In 2018 the Indonesian government temporarily banned the app amid accusations it was disseminating pornography and blasphemy. In February 2019, India’s High court requested both Google and Apple remove TikTok from Indian app stores following accusations the platform was spreading pornographic and violent content.

Possibly the largest hit came earlier this year when US Federal Trade Commission fined TikTok a record-setting US$5.7 million (A$8.2 million) for collecting and storing the personal information of people under the age of 13 without obtaining parental consent (as required by law).

As TikTok has come to the public’s attention, parents and commentators have increasingly expressed concerns regarding potential predatory behaviour, bullying and exposure to the age-inappropriate content on the app.




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Challenging US social media dominance

Some may see TikTok as just another social media platform that will soon disappear, but it’s more than that. It’s the first social media platform based in China that commands unparalleled popularity in both Asian and Western markets.

This undermines the dominance of US companies on the global social media market. TikTok’s challenge going forward will be to live up to the promise of networked play and creativity, while ensuring the personal safety and data security of its users.The Conversation

Milovan Savic, PhD Candidate, Swinburne University of Technology and Kath Albury, Professor of Media and Communication, Faculty of Health, Arts and Design, Swinburne University of Technology

This article is republished from The Conversation under a Creative Commons license. Read the original article.

TikTok is popular, but Chinese apps still have a lot to learn about global markets



File 20190328 139356 1t02jd3.jpg?ixlib=rb 1.1
TikTok is a music and video sharing app – and it’s huge.
Denys Prykhodov/Shutterstock

Xu Chen, Queensland University of Technology

If Twitter is the revolutionary version of blogging, TikTok might be the revolutionary version of YouTube. Both Twitter and TikTok encourage their users to post shorter, more fragmented content than their precursors.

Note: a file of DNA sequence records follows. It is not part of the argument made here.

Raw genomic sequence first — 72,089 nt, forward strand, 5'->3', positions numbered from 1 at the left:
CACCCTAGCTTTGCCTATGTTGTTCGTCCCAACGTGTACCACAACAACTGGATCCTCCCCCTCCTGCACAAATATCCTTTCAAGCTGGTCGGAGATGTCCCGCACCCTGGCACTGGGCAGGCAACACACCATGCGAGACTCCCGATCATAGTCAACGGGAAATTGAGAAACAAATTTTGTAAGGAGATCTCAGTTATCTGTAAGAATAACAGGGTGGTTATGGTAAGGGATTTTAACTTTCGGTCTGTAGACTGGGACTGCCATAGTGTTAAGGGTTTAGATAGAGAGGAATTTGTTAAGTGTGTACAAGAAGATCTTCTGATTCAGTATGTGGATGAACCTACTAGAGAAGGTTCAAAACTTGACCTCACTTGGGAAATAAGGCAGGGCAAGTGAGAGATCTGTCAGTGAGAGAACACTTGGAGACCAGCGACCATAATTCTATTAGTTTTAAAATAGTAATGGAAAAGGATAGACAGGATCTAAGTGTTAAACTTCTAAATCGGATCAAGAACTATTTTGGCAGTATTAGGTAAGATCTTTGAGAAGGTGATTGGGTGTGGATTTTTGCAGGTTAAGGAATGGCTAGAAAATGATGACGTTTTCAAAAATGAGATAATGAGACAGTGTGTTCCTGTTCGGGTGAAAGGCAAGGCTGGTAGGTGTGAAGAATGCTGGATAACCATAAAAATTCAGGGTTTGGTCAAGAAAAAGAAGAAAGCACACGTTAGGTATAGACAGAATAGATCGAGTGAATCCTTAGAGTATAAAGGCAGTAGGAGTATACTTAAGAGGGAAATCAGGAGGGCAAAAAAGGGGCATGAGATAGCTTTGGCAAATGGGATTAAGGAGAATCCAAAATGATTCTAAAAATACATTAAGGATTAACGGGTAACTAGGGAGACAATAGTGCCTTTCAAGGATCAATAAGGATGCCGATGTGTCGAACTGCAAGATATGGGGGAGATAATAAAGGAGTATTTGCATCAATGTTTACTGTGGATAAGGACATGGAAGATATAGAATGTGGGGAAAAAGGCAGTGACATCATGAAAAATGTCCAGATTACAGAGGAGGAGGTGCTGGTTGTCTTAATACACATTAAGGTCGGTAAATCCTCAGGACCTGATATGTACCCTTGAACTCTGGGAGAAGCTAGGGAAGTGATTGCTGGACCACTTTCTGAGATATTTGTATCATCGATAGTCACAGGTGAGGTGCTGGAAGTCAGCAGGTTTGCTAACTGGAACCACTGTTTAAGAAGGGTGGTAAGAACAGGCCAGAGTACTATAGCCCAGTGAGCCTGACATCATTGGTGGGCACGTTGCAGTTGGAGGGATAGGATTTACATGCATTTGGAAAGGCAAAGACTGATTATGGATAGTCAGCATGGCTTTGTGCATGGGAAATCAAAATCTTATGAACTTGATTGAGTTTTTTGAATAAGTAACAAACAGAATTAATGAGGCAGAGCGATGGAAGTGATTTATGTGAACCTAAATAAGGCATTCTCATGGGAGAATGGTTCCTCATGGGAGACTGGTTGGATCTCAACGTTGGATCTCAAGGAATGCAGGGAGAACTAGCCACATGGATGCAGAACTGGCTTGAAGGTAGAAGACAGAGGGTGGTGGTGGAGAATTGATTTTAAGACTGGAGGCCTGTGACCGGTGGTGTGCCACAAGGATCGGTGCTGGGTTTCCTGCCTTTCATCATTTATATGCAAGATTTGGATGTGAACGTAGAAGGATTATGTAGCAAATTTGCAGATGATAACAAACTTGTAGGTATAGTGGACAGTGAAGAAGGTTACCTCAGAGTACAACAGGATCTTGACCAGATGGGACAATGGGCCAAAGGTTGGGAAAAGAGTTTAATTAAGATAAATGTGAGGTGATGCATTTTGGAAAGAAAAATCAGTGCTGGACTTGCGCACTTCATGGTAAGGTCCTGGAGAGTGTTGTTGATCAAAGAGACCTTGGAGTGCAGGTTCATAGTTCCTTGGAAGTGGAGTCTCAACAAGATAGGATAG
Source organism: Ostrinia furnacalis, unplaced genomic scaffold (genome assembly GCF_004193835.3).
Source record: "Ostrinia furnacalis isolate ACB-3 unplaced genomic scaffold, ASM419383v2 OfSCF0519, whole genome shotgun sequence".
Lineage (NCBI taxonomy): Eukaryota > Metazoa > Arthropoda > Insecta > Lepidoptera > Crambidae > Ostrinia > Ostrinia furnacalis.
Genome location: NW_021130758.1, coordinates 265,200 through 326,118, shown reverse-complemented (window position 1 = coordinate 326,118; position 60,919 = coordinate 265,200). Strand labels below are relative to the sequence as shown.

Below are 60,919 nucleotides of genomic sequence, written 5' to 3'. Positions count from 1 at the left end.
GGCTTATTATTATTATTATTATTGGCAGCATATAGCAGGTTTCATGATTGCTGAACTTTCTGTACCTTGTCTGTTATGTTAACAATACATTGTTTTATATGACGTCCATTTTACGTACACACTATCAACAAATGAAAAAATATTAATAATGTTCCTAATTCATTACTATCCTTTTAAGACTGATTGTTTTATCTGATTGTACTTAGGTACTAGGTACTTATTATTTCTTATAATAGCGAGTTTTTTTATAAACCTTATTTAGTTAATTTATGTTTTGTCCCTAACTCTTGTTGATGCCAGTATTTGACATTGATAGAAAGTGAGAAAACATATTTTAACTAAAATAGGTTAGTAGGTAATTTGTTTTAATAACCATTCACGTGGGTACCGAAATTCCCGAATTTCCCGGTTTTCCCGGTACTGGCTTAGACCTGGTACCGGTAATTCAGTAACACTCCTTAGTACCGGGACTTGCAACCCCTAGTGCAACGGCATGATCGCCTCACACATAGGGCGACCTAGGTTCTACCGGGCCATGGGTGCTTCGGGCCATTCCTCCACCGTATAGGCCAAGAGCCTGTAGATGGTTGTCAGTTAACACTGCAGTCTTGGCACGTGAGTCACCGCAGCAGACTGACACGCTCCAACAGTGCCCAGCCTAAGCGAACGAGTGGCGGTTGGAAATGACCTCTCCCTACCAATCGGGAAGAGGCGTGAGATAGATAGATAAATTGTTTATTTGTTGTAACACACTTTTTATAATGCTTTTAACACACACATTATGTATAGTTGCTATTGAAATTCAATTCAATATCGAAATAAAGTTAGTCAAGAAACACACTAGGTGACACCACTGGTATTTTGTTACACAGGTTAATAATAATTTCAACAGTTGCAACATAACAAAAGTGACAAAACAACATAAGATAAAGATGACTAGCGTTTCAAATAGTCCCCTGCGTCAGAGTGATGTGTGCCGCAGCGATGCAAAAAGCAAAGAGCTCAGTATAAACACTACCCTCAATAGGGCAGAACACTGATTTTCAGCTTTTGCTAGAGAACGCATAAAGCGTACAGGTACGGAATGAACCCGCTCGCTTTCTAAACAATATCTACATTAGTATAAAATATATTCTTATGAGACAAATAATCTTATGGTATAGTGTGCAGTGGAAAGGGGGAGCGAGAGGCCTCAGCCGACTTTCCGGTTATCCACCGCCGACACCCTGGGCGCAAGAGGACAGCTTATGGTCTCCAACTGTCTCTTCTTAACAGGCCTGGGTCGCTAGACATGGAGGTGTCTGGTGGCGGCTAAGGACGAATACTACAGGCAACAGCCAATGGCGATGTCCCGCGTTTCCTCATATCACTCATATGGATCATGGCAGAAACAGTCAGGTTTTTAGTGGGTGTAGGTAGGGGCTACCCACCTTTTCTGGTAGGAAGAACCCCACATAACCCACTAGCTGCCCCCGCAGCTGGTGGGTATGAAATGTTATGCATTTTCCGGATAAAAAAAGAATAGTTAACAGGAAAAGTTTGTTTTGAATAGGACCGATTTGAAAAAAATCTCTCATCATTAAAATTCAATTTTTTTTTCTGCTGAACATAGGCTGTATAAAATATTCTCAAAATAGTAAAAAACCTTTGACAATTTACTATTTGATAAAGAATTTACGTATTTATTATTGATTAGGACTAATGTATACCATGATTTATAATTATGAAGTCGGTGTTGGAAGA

TikTok, owned by the Chinese tech giant ByteDance, is the international version of China’s short video sharing app, Douyin.

This is TikTok.

Presently the app is considered one of the most valuable start-ups on the planet.

TikTok is not the first Chinese social media platform to go international, although it is likely the first to gain traction with non-Chinese users globally. WeChat and other Chinese social media platforms that have gone global have, in fact, been predominately used by international Chinese citizens.




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But TikTok is not yet a complete success story. The video-sharing platform may have broken into some non-Chinese markets, but it still has a lot to learn when it comes to outside regulations and culture.

And this is true for Chinese apps generally – they face obstacles refining their global strategies, particularly in navigating China’s notorious internet censorship.

Chinese social media is already going global

Some scholars attribute the success of Chinese social media to the censorship and isolation of China’s internet. This is because China’s Great Firewall prevents foreign social media from entering the Chinese market.

Nevertheless, many China-based social media platforms, such as Weibo, WeChat, You Ku, Blued and Douyin, are seeking to expand into the global market.

WeChat, for instance, tried (and failed) to expand into the non-Chinese overseas market, even hiring soccer star Lionel Messi to front their advertising campaign.